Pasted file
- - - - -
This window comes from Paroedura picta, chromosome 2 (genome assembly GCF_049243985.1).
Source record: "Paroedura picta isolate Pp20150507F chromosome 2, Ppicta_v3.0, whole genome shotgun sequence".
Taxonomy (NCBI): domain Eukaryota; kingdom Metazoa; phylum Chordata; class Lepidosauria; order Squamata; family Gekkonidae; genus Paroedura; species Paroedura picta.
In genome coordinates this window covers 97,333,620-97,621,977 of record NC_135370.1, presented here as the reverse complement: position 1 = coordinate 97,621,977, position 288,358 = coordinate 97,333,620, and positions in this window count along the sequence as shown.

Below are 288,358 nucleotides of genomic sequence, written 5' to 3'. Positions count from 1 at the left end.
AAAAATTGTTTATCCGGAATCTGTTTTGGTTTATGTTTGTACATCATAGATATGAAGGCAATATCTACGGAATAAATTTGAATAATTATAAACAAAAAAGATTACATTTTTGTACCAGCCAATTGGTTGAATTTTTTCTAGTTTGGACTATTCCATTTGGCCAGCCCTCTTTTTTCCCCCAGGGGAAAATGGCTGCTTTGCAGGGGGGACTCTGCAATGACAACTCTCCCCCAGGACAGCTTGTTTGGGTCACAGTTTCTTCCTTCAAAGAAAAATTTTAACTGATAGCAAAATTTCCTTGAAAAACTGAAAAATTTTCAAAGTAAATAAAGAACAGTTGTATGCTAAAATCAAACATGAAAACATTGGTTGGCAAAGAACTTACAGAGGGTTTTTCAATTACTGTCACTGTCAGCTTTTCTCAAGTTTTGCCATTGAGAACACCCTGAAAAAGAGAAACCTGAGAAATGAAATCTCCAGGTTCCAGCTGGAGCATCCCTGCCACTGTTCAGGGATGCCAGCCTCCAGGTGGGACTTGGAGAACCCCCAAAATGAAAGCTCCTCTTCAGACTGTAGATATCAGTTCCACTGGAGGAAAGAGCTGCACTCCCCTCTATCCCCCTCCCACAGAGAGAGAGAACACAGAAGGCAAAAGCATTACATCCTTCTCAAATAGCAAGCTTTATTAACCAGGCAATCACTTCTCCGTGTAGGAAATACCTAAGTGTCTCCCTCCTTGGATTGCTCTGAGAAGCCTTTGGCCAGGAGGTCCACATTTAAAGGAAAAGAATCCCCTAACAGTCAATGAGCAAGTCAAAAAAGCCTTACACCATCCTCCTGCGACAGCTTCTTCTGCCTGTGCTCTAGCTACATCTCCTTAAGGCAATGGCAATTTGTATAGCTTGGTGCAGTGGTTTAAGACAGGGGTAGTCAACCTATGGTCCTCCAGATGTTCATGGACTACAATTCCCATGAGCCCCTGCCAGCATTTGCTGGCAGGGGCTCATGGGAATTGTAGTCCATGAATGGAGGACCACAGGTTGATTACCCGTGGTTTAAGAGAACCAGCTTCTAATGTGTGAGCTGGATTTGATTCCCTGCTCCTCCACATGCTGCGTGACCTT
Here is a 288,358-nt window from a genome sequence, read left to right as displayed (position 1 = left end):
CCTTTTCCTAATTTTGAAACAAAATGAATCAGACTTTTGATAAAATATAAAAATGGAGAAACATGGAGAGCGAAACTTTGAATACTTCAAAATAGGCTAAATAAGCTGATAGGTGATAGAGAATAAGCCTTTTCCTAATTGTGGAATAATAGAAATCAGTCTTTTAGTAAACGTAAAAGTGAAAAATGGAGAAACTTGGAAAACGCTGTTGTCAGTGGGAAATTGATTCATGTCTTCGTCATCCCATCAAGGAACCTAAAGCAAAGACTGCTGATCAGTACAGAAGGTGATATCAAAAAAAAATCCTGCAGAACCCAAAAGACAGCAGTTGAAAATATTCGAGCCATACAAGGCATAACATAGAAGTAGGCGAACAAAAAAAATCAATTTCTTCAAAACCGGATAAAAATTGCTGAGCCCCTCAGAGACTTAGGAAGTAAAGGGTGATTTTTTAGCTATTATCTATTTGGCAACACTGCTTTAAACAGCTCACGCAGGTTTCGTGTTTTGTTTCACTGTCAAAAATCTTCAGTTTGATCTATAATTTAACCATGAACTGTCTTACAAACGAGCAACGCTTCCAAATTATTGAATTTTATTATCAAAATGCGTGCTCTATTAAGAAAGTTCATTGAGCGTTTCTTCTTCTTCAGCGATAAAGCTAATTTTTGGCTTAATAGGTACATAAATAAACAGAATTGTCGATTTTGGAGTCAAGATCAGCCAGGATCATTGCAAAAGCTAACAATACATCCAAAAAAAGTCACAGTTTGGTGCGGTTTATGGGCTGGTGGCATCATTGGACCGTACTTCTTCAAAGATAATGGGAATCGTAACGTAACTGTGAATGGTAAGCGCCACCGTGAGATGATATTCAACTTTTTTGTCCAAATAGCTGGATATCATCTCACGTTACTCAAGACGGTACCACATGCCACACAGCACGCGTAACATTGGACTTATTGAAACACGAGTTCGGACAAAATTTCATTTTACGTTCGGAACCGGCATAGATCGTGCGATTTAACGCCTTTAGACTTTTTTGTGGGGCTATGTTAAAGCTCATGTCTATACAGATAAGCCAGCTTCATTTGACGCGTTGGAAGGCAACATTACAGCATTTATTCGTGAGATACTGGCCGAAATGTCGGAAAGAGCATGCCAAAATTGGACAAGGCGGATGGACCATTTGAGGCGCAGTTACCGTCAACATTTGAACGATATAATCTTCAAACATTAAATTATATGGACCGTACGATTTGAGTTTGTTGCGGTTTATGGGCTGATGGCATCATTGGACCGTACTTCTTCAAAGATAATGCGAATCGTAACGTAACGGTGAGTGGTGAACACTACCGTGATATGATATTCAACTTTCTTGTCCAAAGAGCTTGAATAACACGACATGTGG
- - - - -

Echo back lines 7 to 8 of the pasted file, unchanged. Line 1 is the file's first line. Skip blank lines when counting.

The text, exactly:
Here is a 288,358-nt window from a genome sequence, read left to right as displayed (position 1 = left end):
CCTTTTCCTAATTTTGAAACAAAATGAATCAGACTTTTGATAAAATATAAAAATGGAGAAACATGGAGAGCGAAACTTTGAATACTTCAAAATAGGCTAAATAAGCTGATAGGTGATAGAGAATAAGCCTTTTCCTAATTGTGGAATAATAGAAATCAGTCTTTTAGTAAACGTAAAAGTGAAAAATGGAGAAACTTGGAAAACGCTGTTGTCAGTGGGAAATTGATTCATGTCTTCGTCATCCCATCAAGGAACCTAAAGCAAAGACTGCTGATCAGTACAGAAGGTGATATCAAAAAAAAATCCTGCAGAACCCAAAAGACAGCAGTTGAAAATATTCGAGCCATACAAGGCATAACATAGAAGTAGGCGAACAAAAAAAATCAATTTCTTCAAAACCGGATAAAAATTGCTGAGCCCCTCAGAGACTTAGGAAGTAAAGGGTGATTTTTTAGCTATTATCTATTTGGCAACACTGCTTTAAACAGCTCACGCAGGTTTCGTGTTTTGTTTCACTGTCAAAAATCTTCAGTTTGATCTATAATTTAACCATGAACTGTCTTACAAACGAGCAACGCTTCCAAATTATTGAATTTTATTATCAAAATGCGTGCTCTATTAAGAAAGTTCATTGAGCGTTTCTTCTTCTTCAGCGATAAAGCTAATTTTTGGCTTAATAGGTACATAAATAAACAGAATTGTCGATTTTGGAGTCAAGATCAGCCAGGATCATTGCAAAAGCTAACAATACATCCAAAAAAAGTCACAGTTTGGTGCGGTTTATGGGCTGGTGGCATCATTGGACCGTACTTCTTCAAAGATAATGGGAATCGTAACGTAACTGTGAATGGTAAGCGCCACCGTGAGATGATATTCAACTTTTTTGTCCAAATAGCTGGATATCATCTCACGTTACTCAAGACGGTACCACATGCCACACAGCACGCGTAACATTGGACTTATTGAAACACGAGTTCGGACAAAATTTCATTTTACGTTCGGAACCGGCATAGATCGTGCGATTTAACGCCTTTAGACTTTTTTGTGGGGCTATGTTAAAGCTCATGTCTATACAGATAAGCCAGCTTCATTTGACGCGTTGGAAGGCAACATTACAGCATTTATTCGTGAGATACTGGCCGAAATGTCGGAAAGAGCATGCCAAAATTGGACAAGGCGGATGGACCATTTGAGGCGCAGTTACCGTCAACATTTGAACGATATAATCTTCAAACATTAAATTATATGGACCGTACGATTTGAGTTTGTTGCGGTTTATGGGCTGATGGCATCATTGGACCGTACTTCTTCAAAGATAATGCGAATCGTAACGTAACGGTGAGTGGTGAACACTACCGTGATATGATATTCAACTTTCTTGTCCAAAGAGCTTGAATAACACGACATGTGG